View Full Version : Listen up...

16th February 2016, 09:31 AM
Hack lets phones 'eavesdrop and make premium calls'

Security researchers have hacked a phone to show how it is possible to eavesdrop on conversations and make premium calls on someone else's line.

The problem affects voice-over-internet-protocol (Voip) phones, commonly installed by businesses, when default passwords are used.

Snom, the manufacturer whose phones were used in the research, has said the attack affects outdated software.

A spokesman said the tested firmware was "never in wide circulation".

The researcher carried out tests on a phone that was reset to "default" factory settings.

Full story -> http://www.bbc.co.uk/news/technology-35579273] (http://[URL="http://www.bbc.co.uk/news/technology-35579273%5D%5Bb%5D%5Bcolor=red")

16th February 2016, 09:43 AM
More Info on El REg

BBC link is


16th February 2016, 10:12 AM
Nothing new their lads, GCHQ have been doing that for years now, it was called phone tapping then.

16th February 2016, 01:43 PM
when default passwords are used.

that's the key phrase ... Always change default passwords

Mind you I had need to hack my next door neighbors wireless router (with his agreement) last week when he had issues and we needed to read the logs and find where the issue was and it was really good that he had not done so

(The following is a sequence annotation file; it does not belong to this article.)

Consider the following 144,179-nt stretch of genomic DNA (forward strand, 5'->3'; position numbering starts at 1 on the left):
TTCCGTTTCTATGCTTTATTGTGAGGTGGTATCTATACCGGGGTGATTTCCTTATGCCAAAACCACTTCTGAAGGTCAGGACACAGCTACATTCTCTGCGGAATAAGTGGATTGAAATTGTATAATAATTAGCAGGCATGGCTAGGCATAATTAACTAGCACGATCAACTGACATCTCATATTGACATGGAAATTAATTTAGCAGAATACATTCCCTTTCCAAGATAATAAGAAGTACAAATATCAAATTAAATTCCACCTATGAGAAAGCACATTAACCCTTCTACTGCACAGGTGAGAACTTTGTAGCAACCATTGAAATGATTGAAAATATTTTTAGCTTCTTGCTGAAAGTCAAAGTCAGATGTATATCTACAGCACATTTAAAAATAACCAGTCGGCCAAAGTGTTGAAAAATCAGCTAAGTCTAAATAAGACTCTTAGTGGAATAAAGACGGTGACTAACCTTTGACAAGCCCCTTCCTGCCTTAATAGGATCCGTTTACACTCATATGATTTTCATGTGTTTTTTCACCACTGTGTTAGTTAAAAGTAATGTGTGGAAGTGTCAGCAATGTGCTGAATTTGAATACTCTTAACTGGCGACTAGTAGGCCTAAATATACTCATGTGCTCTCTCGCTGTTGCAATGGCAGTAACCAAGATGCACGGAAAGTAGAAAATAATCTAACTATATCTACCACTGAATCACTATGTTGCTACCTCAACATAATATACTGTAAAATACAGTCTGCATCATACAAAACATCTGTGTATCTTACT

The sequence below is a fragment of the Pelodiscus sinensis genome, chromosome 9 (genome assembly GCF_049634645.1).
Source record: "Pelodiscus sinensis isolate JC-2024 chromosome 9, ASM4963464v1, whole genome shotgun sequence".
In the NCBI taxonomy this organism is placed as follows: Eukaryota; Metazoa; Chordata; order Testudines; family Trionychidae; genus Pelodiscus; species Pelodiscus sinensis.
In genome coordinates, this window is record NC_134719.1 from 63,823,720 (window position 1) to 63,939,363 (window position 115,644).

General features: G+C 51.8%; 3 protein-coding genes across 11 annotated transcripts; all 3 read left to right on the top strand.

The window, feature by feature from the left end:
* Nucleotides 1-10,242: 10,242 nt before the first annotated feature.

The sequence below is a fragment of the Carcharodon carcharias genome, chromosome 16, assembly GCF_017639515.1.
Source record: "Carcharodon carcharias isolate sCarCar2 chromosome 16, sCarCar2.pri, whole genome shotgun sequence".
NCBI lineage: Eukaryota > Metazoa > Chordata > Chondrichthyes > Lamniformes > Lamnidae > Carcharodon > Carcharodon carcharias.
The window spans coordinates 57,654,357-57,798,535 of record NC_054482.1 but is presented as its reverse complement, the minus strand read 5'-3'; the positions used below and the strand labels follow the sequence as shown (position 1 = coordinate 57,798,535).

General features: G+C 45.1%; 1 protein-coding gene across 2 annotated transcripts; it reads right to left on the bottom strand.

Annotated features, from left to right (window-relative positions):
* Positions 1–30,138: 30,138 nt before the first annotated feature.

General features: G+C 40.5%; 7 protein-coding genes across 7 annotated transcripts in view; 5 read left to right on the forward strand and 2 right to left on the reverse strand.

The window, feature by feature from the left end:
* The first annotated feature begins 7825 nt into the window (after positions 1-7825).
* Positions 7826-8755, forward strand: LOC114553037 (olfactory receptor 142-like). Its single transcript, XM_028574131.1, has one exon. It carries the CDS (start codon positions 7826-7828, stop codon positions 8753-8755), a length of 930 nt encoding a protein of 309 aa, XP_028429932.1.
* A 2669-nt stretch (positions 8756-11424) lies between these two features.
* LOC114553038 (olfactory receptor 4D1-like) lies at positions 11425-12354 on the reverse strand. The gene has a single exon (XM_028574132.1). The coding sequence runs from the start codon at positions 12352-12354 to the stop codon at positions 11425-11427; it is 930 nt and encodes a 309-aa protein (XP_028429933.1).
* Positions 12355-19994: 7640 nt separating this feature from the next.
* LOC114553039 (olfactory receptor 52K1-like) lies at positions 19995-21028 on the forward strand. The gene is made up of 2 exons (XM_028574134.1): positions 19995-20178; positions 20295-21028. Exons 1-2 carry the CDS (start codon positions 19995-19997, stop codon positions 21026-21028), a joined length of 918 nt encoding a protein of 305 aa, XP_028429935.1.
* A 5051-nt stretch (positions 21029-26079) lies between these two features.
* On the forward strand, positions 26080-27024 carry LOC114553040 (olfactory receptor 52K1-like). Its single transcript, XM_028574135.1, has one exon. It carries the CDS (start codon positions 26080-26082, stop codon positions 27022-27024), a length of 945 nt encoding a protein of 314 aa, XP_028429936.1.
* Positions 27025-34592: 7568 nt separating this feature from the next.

I connected my phone to his wireless and just brought up his router details by guessing the IP address of the router and entering a "default" username and password - he was amazed how easy it was for me to guess it, His router password is no longer the default !


16th February 2016, 07:06 PM
I have my routers set so you can only login to the admin account by a wired connection.

16th February 2016, 07:35 PM
Nothing new their lads, GCHQ have been doing that for years now, it was called phone tapping then.

A few years ago I was working with the Govt. Liaison team at one the biggest UK TelCo providers (the team work with Law Enforcement Agencies / Spooks). Was told of the calls that came in from Cheltenham when the mobile providers moved from analogue to digital 'You need to lower your encryption, we can't get in'.